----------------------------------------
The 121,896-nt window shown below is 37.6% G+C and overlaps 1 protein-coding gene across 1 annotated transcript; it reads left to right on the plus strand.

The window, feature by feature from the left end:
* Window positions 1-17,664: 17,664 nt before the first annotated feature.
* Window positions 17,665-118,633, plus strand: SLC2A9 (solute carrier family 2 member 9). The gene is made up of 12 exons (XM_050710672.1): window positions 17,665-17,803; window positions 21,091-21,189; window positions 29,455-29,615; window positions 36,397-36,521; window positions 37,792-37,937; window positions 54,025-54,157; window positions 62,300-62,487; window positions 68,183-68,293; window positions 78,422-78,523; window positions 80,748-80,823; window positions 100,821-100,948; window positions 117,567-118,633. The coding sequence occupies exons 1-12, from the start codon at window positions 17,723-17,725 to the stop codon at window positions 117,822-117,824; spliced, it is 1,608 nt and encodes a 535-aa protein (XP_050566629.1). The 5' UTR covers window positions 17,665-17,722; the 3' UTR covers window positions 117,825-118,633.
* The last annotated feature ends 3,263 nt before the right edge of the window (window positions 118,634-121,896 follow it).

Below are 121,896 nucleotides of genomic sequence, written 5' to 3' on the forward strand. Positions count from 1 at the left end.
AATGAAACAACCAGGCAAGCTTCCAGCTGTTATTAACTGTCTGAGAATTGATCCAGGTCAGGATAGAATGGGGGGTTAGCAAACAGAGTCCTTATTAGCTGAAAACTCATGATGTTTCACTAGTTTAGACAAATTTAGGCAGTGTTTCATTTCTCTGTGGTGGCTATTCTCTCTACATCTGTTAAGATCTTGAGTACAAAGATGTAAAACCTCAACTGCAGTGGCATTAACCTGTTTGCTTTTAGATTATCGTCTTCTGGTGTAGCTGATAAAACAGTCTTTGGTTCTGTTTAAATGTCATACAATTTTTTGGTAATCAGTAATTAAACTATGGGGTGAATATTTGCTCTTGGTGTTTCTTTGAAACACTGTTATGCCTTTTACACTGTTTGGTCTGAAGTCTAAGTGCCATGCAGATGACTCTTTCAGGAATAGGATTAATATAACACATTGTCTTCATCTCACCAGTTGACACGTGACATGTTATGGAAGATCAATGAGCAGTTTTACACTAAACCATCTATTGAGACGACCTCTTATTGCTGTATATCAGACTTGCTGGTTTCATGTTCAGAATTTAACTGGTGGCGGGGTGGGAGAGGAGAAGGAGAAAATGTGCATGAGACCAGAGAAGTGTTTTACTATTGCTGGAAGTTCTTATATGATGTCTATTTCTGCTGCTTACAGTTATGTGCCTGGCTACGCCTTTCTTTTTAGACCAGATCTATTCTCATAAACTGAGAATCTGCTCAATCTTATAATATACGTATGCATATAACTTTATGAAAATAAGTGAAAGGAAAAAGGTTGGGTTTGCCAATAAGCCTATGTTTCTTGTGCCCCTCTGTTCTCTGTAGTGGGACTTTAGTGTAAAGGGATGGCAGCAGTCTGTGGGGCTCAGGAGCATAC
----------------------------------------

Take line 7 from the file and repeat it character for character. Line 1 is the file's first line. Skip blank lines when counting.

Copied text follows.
AATGAAACAACCAGGCAAGCTTCCAGCTGTTATTAACTGTCTGAGAATTGATCCAGGTCAGGATAGAATGGGGGGTTAGCAAACAGAGTCCTTATTAGCTGAAAACTCATGATGTTTCACTAGTTTAGACAAATTTAGGCAGTGTTTCATTTCTCTGTGGTGGCTATTCTCTCTACATCTGTTAAGATCTTGAGTACAAAGATGTAAAACCTCAACTGCAGTGGCATTAACCTGTTTGCTTTTAGATTATCGTCTTCTGGTGTAGCTGATAAAACAGTCTTTGGTTCTGTTTAAATGTCATACAATTTTTTGGTAATCAGTAATTAAACTATGGGGTGAATATTTGCTCTTGGTGTTTCTTTGAAACACTGTTATGCCTTTTACACTGTTTGGTCTGAAGTCTAAGTGCCATGCAGATGACTCTTTCAGGAATAGGATTAATATAACACATTGTCTTCATCTCACCAGTTGACACGTGACATGTTATGGAAGATCAATGAGCAGTTTTACACTAAACCATCTATTGAGACGACCTCTTATTGCTGTATATCAGACTTGCTGGTTTCATGTTCAGAATTTAACTGGTGGCGGGGTGGGAGAGGAGAAGGAGAAAATGTGCATGAGACCAGAGAAGTGTTTTACTATTGCTGGAAGTTCTTATATGATGTCTATTTCTGCTGCTTACAGTTATGTGCCTGGCTACGCCTTTCTTTTTAGACCAGATCTATTCTCATAAACTGAGAATCTGCTCAATCTTATAATATACGTATGCATATAACTTTATGAAAATAAGTGAAAGGAAAAAGGTTGGGTTTGCCAATAAGCCTATGTTTCTTGTGCCCCTCTGTTCTCTGTAGTGGGACTTTAGTGTAAAGGGATGGCAGCAGTCTGTGGGGCTCAGGAGCATAC